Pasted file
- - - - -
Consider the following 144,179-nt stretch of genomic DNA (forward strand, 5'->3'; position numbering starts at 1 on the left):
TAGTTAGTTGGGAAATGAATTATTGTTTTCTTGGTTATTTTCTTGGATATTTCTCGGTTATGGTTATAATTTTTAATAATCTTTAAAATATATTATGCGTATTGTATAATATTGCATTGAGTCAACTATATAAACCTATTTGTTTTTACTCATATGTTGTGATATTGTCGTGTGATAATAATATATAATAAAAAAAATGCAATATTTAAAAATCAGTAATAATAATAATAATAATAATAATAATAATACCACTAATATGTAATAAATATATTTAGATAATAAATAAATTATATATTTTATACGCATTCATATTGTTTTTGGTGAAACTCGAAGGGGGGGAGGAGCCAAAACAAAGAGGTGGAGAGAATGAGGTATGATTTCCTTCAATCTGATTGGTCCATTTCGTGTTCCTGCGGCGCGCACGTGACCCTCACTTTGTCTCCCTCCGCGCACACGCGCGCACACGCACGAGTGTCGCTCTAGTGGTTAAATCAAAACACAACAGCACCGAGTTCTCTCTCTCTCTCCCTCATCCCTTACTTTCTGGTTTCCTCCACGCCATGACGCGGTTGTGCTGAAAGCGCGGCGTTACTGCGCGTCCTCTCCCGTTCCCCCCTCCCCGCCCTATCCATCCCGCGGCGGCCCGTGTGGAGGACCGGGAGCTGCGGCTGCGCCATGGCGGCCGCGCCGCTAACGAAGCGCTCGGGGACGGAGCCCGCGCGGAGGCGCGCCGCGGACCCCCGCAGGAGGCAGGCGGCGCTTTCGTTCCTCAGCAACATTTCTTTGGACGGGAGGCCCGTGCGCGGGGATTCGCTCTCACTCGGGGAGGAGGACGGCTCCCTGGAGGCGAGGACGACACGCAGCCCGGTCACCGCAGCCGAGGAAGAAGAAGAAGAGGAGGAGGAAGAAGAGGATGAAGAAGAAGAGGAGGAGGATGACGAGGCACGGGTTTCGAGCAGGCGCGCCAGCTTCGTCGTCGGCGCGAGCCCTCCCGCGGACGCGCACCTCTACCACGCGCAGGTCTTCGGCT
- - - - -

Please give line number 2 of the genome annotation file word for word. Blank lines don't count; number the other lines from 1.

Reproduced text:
TAGTTAGTTGGGAAATGAATTATTGTTTTCTTGGTTATTTTCTTGGATATTTCTCGGTTATGGTTATAATTTTTAATAATCTTTAAAATATATTATGCGTATTGTATAATATTGCATTGAGTCAACTATATAAACCTATTTGTTTTTACTCATATGTTGTGATATTGTCGTGTGATAATAATATATAATAAAAAAAATGCAATATTTAAAAATCAGTAATAATAATAATAATAATAATAATAATAATACCACTAATATGTAATAAATATATTTAGATAATAAATAAATTATATATTTTATACGCATTCATATTGTTTTTGGTGAAACTCGAAGGGGGGGAGGAGCCAAAACAAAGAGGTGGAGAGAATGAGGTATGATTTCCTTCAATCTGATTGGTCCATTTCGTGTTCCTGCGGCGCGCACGTGACCCTCACTTTGTCTCCCTCCGCGCACACGCGCGCACACGCACGAGTGTCGCTCTAGTGGTTAAATCAAAACACAACAGCACCGAGTTCTCTCTCTCTCTCCCTCATCCCTTACTTTCTGGTTTCCTCCACGCCATGACGCGGTTGTGCTGAAAGCGCGGCGTTACTGCGCGTCCTCTCCCGTTCCCCCCTCCCCGCCCTATCCATCCCGCGGCGGCCCGTGTGGAGGACCGGGAGCTGCGGCTGCGCCATGGCGGCCGCGCCGCTAACGAAGCGCTCGGGGACGGAGCCCGCGCGGAGGCGCGCCGCGGACCCCCGCAGGAGGCAGGCGGCGCTTTCGTTCCTCAGCAACATTTCTTTGGACGGGAGGCCCGTGCGCGGGGATTCGCTCTCACTCGGGGAGGAGGACGGCTCCCTGGAGGCGAGGACGACACGCAGCCCGGTCACCGCAGCCGAGGAAGAAGAAGAAGAGGAGGAGGAAGAAGAGGATGAAGAAGAAGAGGAGGAGGATGACGAGGCACGGGTTTCGAGCAGGCGCGCCAGCTTCGTCGTCGGCGCGAGCCCTCCCGCGGACGCGCACCTCTACCACGCGCAGGTCTTCGGCT